Front Row is Sweet for Robert Yates at Daytona

Adam Amick@adamamick1Senior Writer IFebruary 14, 2007
If you haven't caught on that NASCAR is mainstream, or think that sponsorship is always beer- or tool-related, check out the front row for this Sunday's 49th Annual Daytona 500.
It's bound to touch your sweet tooth.
After suffering through a miserable season in which he lost both his drivers and his sponsor UPS to other teams, Robert Yates finally has reason to smile: His candy-sponsored Ford Fusion's took the top two qualifying positions for the Great American Race on Sunday. 


Gilliland looked solid in practice sessions and was expected to vie for the coveted pole position in his first Cup race at Daytona. He finished second in Saturday night's Budweiser Shootout, then set the bar for the other 60 entrants in Sunday qualifying. Gilliland took over the number 38 ride last summer after negotiations between Yates and Evernham Motorsports allowed Elliot Sadler to depart RYR for a seat in the number 19 Dodge. 

With the pole position, Gilliland will lead off the first of the two Duel 150s on Thursday, but will not have to worry about his finishing position. That means he can concentrate on gaining valuable race-condition experience—and on keeping his car in one piece.
David started more than 13 races last year, so he's not in contention for Rookie of the Year honors in the Nextel Cup series.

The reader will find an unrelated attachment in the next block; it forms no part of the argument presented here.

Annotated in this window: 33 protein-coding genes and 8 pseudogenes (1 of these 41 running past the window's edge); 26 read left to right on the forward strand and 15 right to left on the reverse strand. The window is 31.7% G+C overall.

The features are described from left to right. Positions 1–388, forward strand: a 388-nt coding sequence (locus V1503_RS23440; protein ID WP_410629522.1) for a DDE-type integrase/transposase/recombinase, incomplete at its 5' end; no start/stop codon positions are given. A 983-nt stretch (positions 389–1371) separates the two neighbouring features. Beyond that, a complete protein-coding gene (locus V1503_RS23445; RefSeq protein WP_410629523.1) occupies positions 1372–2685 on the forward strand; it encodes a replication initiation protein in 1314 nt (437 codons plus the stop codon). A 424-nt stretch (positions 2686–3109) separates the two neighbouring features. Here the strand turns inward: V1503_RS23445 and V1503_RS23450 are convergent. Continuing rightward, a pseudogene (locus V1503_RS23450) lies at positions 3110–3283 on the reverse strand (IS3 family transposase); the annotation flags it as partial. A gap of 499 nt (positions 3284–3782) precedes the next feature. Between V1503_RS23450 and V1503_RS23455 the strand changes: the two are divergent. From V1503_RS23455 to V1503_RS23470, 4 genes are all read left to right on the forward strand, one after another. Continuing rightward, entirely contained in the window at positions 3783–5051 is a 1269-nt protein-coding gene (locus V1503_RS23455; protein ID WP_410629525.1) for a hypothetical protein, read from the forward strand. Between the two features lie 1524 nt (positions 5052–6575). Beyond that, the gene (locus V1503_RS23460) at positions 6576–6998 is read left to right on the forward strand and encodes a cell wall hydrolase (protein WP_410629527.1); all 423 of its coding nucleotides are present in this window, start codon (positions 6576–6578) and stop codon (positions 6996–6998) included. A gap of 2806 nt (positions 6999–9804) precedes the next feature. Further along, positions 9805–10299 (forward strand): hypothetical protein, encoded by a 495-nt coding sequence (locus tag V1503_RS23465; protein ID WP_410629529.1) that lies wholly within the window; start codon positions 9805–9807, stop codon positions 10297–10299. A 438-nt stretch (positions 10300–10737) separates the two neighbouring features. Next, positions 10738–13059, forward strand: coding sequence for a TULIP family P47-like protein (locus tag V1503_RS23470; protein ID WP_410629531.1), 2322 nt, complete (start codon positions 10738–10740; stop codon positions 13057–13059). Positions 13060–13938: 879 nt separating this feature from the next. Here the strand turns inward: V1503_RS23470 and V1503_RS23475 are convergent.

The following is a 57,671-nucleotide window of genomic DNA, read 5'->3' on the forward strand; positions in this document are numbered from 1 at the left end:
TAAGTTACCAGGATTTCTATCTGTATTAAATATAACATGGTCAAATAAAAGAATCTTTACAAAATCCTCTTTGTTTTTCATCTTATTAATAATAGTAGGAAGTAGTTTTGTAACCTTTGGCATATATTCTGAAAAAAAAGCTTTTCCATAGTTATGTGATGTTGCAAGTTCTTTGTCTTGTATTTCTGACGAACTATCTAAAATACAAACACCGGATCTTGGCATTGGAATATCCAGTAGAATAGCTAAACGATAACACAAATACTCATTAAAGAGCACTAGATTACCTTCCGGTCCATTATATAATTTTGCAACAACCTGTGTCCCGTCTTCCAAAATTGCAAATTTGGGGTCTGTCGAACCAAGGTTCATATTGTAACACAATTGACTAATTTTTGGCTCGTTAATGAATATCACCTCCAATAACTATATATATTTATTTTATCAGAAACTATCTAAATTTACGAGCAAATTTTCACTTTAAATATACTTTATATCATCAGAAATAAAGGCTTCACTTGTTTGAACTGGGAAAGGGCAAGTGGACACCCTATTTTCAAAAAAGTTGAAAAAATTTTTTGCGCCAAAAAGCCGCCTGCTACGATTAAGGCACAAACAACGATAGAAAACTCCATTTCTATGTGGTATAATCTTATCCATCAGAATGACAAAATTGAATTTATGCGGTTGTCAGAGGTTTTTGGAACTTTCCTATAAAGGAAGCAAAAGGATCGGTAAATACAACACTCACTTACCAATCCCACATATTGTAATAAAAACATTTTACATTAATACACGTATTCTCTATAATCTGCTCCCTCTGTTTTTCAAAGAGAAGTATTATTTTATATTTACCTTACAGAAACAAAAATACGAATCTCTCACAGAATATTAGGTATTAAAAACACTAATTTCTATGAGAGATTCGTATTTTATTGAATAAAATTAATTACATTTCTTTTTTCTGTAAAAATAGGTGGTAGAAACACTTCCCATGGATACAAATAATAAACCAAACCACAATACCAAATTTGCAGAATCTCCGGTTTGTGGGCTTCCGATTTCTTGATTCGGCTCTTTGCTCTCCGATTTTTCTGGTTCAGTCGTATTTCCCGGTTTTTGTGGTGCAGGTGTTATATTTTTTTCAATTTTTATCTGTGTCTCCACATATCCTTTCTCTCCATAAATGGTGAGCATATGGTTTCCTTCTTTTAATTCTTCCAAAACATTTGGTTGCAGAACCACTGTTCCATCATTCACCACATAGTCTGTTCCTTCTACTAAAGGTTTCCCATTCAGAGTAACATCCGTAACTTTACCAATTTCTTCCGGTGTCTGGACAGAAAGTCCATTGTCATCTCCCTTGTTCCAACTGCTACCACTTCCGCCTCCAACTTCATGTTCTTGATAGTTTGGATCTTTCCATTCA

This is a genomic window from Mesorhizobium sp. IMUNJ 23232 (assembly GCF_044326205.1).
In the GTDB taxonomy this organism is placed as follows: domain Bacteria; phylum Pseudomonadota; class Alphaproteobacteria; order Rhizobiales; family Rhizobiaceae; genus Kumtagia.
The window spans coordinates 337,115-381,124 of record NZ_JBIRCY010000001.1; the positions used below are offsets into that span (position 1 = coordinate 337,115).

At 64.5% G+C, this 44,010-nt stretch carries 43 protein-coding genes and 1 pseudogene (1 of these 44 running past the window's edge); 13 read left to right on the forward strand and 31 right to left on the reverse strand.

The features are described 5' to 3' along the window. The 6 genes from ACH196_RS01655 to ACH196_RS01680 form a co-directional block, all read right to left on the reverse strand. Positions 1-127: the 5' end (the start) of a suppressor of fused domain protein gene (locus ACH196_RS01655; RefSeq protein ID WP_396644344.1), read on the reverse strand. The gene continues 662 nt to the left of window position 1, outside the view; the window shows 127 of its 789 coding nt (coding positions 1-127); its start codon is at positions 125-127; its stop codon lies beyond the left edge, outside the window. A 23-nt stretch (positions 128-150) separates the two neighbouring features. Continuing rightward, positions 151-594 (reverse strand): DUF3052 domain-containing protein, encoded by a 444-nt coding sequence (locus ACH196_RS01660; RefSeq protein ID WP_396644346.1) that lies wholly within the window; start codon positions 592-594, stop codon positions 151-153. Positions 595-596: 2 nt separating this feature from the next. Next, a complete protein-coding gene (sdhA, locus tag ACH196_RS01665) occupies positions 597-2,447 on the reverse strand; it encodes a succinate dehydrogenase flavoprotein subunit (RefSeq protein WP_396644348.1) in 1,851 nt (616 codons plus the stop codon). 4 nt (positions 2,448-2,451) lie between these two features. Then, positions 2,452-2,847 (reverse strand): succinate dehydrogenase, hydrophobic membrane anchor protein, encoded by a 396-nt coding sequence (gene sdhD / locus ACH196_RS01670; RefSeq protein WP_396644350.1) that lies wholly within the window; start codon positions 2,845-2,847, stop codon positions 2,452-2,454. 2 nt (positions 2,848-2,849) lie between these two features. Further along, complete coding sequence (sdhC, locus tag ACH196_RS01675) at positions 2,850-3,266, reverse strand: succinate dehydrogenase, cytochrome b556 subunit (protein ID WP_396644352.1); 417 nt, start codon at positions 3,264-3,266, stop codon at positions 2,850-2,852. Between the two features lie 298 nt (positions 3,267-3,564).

Rudd, on the other hand, was NASCAR Rookie of the Year in 1977—a year after Gilliland was born.
The veteran now finds himself back with Yates, for whom he drove from 2000 until 2002, when a disagreement ended the relationship. Rudd went on to drive the famed number 21 Ford for the Wood Brothers, then decided to take the year off in 2006. (He did substitute for Tony Stewart at Dover in June.) Before his self-imposed respite, Rudd had broken Terry Labonte's NASCAR durability record and now holds the "Iron Man" title with 788 consecutive starts between 1981 and 2005.
Rudd's Snickers Fusion will lead off the second of Thursday's Duels, and his spot aside Gilliland is set for Sunday's 500. Having taken the season off, this will be Rudd's first superspeedway start in almost a year and a half, and the 150-mile race on Thursday will allow him to re-hone his skills on Daytona's banks.
Rudd begins the 2007 campaign with 23 career wins and a season-best finish of second in 1991. His last 500 run in 2005 saw him start 11th before finishing 24th.
Chip Ganassi Racing also had a strong qualifying session on Sunday, with driver David Stremme clocking a third-best 185.487 mph and Rolex 24 Hours of Daytona race-winner Juan Pablo Montoya turning in a lap at 185.338.
After taking over the number 6 AAA Ford from Mark Martin, rookie David Ragan posted the fifth-best speed at 185.300 mph.  Martin left Roush Racing to take a part-time ride in the number 01 U.S. Army Chevy for Ginn Motorsports—and was 33rd on Sunday.


Another notable Sunday run saw road-course ringer Boris Said qualify at 185.212 in his SoBe No Fear Ford, sixth overall and best of the cars having to time-in on speed. Said finished just ahead of three-time 500 champion Jeff Gordon, with  Sterling Marlin, Johnny Sauter, and defending 500 and Nextel Cup champ Jimmie Johnson rounding out the top 10.

Starting positions three through 43 will be determined by how cars finish in the Duel 150 races on Thursday, with only the front row set after Sunday.